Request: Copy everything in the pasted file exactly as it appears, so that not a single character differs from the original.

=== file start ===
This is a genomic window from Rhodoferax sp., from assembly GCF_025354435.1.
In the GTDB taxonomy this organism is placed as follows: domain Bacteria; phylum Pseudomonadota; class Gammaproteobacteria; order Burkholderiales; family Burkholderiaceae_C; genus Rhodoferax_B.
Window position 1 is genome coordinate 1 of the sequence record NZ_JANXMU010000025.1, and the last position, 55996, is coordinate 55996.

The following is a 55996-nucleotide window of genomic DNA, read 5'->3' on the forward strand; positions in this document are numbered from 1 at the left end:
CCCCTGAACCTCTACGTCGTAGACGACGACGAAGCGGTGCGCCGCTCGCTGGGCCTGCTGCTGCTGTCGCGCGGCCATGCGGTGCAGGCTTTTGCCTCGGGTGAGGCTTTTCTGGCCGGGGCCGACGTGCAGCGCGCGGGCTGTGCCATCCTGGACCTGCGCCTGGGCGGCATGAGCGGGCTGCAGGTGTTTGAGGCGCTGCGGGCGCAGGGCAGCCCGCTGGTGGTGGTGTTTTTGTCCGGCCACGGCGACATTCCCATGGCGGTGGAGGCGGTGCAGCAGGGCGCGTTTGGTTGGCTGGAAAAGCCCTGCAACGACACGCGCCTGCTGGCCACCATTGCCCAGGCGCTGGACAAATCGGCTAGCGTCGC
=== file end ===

This is a genomic window from Rhodoferax sp., from assembly GCF_025354435.1.
In the GTDB taxonomy this organism is placed as follows: domain Bacteria; phylum Pseudomonadota; class Gammaproteobacteria; order Burkholderiales; family Burkholderiaceae_C; genus Rhodoferax_B.
Window position 1 is genome coordinate 1 of the sequence record NZ_JANXMU010000025.1, and the last position, 55996, is coordinate 55996.

The following is a 55996-nucleotide window of genomic DNA, read 5'->3' on the forward strand; positions in this document are numbered from 1 at the left end:
CCCCTGAACCTCTACGTCGTAGACGACGACGAAGCGGTGCGCCGCTCGCTGGGCCTGCTGCTGCTGTCGCGCGGCCATGCGGTGCAGGCTTTTGCCTCGGGTGAGGCTTTTCTGGCCGGGGCCGACGTGCAGCGCGCGGGCTGTGCCATCCTGGACCTGCGCCTGGGCGGCATGAGCGGGCTGCAGGTGTTTGAGGCGCTGCGGGCGCAGGGCAGCCCGCTGGTGGTGGTGTTTTTGTCCGGCCACGGCGACATTCCCATGGCGGTGGAGGCGGTGCAGCAGGGCGCGTTTGGTTGGCTGGAAAAGCCCTGCAACGACACGCGCCTGCTGGCCACCATTGCCCAGGCGCTGGACAAATCGGCTAGCGTCGC